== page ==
After US Secretary of State Mike Pompeo announced on Saturday that Washington would lift restrictions on official interactions between the US and Taiwan, the Chinese government sharply criticized the move, stressing that nobody could prevent China’s “reunification.”
Beijing views the self-governing democratic island of 23.6 million people as a renegade province and vows to reunify it with the mainland, even by force if necessary.
On Monday, China’s Foreign Ministry strongly condemned Pompeo’s announcement. “The Chinese people’s resolve to defend our sovereignty and territorial integrity is unshakable and we will not permit any person or force to stop the process of China’s reunification,” said the ministry spokesperson Zhao Lijian.
Taiwan, meanwhile, has welcomed the news from Washington, with Foreign Minister Joseph Wu saying during a press conference that “Taiwan-US relations have been elevated to a global partnership” with this move. The Taiwanese government has also praised the US move as a sign of “global leadership.”
While announcing his decision, Pompeo said the move is part of Washington’s strategy to protect and preserve US interests in the face of challenges presented by the Chinese government.
On Monday, the US ambassador to the Netherlands hosted Taiwan’s representative to the country at the US embassy, in the first publicly announced visit to a US government office since the restrictions were lifted.
Pete Hoekstra, the US ambassador, said on Twitter that Taiwan’s representative to the country, Chen Hsing-hsing, had met with him at the embassy on Monday.
“Made some history today: Welcomed Taiwan Representative Chen to our Embassy,” he wrote, including pictures of the two of them in the embassy building.
“Glad that our @StateDept colleagues around the world will now be able to host our friends from this vibrant democracy on our Embassy grounds.”
Chen tweeted she was extremely pleased and honored to visit the embassy, saying it was “the very first time in my diplomatic career.”
The United States, like most countries, has no formal diplomatic ties with Taiwan. However, it maintains unofficial contacts including a de facto embassy in Taipei, the capital, and supplies military equipment for the island’s defense.
China has been angered by stepped-up US support for Taiwan over the past four years under President Donald Trump, including arms sales and visits to Taipei by senior US officials.
The US ambassador to the United Nations, Kelly Craft, is due to arrive in Taiwan on Wednesday for a three-day visit, which has also angered Beijing.
While the Taiwanese government applauded Pompeo’s decision, some experts believe it may not have much impact on US-Taiwan relations. Bonnie Glaser, director of the China Power Project at the Center for Strategic and International Studies (CSIS) in Washington D.C., said the move may have come a bit too late.
“My first reaction was that it didn’t seem terribly meaningful to be doing this so late in the administration,” Glaser told DW. “They weren’t doing it because they felt it’s necessary to expand and promote the US-Taiwan relations. It seemed to aim at tying the hands of the Biden administration by trying to compel them to continue on the same path.”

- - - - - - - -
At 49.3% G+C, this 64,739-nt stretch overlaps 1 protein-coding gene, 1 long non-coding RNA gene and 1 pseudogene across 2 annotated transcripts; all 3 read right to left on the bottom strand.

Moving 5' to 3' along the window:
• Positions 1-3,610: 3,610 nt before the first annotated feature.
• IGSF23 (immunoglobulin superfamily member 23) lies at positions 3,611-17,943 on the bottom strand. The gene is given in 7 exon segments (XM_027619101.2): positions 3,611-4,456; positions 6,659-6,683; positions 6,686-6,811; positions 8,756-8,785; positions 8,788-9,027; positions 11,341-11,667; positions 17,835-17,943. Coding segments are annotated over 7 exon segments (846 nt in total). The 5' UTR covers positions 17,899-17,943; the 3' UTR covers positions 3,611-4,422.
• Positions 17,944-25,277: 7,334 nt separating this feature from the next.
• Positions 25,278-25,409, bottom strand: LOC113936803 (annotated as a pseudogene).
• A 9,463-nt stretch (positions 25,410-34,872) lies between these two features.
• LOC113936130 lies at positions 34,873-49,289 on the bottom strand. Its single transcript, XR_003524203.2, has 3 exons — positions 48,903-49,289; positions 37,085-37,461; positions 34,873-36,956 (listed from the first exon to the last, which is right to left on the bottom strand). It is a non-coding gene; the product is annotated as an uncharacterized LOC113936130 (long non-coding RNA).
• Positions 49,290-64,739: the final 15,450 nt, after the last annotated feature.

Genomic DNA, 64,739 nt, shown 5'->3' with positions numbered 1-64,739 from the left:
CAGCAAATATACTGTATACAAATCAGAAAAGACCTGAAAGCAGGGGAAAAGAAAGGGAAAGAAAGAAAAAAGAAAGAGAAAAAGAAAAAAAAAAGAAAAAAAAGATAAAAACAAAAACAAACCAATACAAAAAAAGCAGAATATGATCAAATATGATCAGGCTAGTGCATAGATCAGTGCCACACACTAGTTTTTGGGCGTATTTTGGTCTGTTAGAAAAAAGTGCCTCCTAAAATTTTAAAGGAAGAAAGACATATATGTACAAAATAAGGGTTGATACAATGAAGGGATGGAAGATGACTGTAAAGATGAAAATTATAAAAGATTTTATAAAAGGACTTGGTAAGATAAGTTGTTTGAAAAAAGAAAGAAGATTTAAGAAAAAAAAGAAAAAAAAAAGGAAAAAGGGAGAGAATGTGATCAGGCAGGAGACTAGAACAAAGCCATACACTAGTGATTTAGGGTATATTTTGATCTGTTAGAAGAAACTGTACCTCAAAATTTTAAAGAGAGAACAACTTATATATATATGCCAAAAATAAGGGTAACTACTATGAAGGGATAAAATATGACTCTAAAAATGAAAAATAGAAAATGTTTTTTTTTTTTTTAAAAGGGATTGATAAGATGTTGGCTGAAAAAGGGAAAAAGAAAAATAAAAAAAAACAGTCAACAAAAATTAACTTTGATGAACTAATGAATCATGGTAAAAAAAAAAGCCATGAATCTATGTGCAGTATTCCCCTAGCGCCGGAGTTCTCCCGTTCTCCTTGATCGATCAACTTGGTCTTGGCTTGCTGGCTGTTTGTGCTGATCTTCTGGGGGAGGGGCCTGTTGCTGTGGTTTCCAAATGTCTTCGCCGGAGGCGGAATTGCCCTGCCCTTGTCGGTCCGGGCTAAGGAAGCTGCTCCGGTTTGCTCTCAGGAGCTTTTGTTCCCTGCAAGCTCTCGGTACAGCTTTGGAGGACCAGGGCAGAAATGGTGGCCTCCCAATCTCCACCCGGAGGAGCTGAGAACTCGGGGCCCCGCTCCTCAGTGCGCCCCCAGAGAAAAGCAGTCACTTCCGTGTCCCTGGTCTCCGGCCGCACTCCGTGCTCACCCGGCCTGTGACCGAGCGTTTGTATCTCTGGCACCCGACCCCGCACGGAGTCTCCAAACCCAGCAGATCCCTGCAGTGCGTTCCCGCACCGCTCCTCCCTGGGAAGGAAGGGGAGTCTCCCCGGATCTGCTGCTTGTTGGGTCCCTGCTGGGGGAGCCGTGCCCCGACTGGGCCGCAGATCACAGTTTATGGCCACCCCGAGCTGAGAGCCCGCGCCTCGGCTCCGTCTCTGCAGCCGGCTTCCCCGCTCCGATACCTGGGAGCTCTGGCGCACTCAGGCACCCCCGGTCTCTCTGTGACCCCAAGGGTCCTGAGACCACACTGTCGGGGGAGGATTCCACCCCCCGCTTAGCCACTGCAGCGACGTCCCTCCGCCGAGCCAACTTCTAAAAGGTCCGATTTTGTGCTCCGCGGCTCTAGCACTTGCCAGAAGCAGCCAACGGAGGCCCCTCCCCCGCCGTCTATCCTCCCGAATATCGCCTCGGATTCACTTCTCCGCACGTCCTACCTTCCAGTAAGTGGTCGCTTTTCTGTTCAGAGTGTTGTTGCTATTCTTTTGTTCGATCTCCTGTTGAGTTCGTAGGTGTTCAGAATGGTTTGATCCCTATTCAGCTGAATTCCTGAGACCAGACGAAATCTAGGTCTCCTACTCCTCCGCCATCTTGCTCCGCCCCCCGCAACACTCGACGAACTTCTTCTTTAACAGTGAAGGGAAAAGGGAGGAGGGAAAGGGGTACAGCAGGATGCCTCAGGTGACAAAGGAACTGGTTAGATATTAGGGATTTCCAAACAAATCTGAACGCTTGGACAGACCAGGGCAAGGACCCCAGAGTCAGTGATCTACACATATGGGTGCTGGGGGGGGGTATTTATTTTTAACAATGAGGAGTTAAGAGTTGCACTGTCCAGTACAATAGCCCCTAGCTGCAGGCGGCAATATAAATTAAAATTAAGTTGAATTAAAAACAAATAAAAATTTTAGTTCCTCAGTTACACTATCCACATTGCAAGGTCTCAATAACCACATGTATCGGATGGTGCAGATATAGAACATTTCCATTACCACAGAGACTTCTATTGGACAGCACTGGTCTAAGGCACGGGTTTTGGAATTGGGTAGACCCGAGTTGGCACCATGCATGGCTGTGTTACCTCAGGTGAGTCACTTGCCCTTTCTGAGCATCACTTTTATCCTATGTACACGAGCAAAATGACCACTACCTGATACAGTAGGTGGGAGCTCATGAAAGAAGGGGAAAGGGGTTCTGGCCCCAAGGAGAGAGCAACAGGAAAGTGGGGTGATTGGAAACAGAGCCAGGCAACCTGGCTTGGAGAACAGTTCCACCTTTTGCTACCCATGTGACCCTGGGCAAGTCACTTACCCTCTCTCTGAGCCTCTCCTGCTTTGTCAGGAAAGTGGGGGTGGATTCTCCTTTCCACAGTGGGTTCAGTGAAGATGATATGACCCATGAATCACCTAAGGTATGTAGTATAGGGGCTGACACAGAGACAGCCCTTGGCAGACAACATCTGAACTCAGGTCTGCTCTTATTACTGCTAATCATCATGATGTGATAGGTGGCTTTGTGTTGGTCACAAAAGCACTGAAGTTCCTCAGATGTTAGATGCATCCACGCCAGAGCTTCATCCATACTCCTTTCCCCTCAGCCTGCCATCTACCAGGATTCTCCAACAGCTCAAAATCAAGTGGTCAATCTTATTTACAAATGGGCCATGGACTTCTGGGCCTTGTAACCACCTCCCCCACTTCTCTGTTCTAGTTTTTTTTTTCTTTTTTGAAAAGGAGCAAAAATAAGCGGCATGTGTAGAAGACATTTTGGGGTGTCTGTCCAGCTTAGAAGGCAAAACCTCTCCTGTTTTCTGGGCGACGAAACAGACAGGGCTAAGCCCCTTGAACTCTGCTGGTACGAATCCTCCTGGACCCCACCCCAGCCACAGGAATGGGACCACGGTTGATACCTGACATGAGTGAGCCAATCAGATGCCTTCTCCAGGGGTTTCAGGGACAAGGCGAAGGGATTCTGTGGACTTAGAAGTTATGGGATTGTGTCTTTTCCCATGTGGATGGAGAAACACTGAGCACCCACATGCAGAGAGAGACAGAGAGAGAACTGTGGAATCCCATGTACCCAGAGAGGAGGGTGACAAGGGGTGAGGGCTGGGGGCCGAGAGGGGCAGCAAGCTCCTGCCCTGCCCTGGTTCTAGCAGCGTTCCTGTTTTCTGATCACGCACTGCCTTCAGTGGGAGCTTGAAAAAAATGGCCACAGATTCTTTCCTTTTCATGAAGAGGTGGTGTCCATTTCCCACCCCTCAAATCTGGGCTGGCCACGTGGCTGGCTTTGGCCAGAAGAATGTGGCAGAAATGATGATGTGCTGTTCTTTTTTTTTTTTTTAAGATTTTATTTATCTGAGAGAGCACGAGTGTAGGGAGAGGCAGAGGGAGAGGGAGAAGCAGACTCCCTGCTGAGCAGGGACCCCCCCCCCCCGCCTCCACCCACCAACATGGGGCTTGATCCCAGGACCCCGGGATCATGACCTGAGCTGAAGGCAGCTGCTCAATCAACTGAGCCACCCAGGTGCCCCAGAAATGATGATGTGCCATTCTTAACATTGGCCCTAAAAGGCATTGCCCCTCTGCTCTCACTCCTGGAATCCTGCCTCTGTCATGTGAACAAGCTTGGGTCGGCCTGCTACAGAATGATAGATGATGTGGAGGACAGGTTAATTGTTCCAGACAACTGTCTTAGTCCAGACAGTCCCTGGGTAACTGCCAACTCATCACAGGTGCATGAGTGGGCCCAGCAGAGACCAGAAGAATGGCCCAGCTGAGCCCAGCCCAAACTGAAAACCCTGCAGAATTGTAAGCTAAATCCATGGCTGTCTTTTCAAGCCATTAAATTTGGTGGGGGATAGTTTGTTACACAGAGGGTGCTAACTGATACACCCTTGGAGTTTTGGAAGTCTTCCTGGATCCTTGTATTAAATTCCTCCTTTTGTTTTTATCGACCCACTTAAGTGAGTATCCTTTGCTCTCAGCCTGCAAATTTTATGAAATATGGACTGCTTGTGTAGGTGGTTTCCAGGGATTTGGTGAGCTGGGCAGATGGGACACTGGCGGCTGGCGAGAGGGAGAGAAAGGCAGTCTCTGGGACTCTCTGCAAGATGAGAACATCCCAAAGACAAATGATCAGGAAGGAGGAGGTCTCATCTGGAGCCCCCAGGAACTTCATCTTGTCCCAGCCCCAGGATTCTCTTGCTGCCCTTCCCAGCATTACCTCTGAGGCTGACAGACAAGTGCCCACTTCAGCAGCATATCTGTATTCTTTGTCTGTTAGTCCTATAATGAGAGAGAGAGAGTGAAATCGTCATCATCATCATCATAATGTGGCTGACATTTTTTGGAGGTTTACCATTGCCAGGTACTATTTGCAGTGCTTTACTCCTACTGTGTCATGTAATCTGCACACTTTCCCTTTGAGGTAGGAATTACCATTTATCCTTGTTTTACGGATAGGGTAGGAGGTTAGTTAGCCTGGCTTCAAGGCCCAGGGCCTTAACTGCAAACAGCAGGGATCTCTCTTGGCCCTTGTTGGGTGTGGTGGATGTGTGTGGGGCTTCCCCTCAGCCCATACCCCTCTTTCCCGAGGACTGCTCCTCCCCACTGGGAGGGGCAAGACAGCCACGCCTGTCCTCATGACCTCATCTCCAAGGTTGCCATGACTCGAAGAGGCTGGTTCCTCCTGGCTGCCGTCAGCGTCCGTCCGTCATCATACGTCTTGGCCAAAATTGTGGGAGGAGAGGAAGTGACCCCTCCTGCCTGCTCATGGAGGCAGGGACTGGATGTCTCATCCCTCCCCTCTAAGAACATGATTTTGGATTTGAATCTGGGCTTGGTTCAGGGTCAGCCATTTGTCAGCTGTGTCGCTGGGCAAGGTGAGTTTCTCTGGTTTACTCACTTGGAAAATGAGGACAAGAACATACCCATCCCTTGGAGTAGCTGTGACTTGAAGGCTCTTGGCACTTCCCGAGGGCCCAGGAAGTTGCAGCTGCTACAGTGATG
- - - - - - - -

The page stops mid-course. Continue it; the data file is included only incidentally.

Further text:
Lev Nachman, a PhD candidate focusing on Taiwan politics at the University of California, Irvine, says the US decision could also be interpreted as an attempt to fulfill the promise of more high-level diplomatic exchanges between the two sides, as envisioned in the Taipei Act and the Taiwan Travel Act.
“Pompeo’s move could be seen as advancing what bipartisan Taiwan policies have been pushing for, which is more high-level diplomatic dialogue,” Nachman told DW. “The problem is that with the Trump administration leaving office in ten days, the incoming administration is essentially free to approach US-Taiwan relations in the way it wants regardless of what Pompeo has done.”
The Trump administration had long sought to scrap the restrictions, CSIS expert Glaser said, adding that the fact that Pompeo announced the decision ten days before he leaves office suggests that there may not have been a consensus among all government agencies.
“The language in the statement also suggests that there may be some opposition even within the State Department,” said Glaser. “In many ways, I think the Trump administration is looking to use Taiwan as a weapon against China. We saw that with the way they announced Kelly Craft’s visit to Taiwan. It was part of a statement condemning the Chinese government for arresting many pro-democracy politicians and activists in Hong Kong.”
For the next US administration, Nachman believes, the move could pose a challenge, by forcing the incoming secretary of state, Anthony Blinken, to address the issue of Taiwan in the first few weeks of the new administration.
On Saturday, an official with the presidential transition team told Taiwan’s Central News Agency that Biden believes US support for Taiwan must remain “strong, principled and bipartisan.” The official said Biden will support “a peaceful resolution of cross-strait issues consistent with the wishes and best interests of the people of Taiwan.”
Observers say Biden’s response didn’t reveal whether he supports or opposes the decision announced by Pompeo. But, they say, it would be difficult for Blinken to visibly reinstitute the old guidelines for official interaction between the US and Taiwan.
“It’s very hard to predict how the Biden administration will carry out the new changes,” Chieh-Ting Yeh, Vice Chairman of Global Taiwan Institute, a think tank based in Washington D.C., told DW. “It’s possible that State Department officials remain cautious towards Taiwan, at least until there’s more clarity from the top.”
US ending curbs on Taiwan contacts poses challenge for Biden’s team The British Journal Editors and Wire Services/ Deutsche Welle.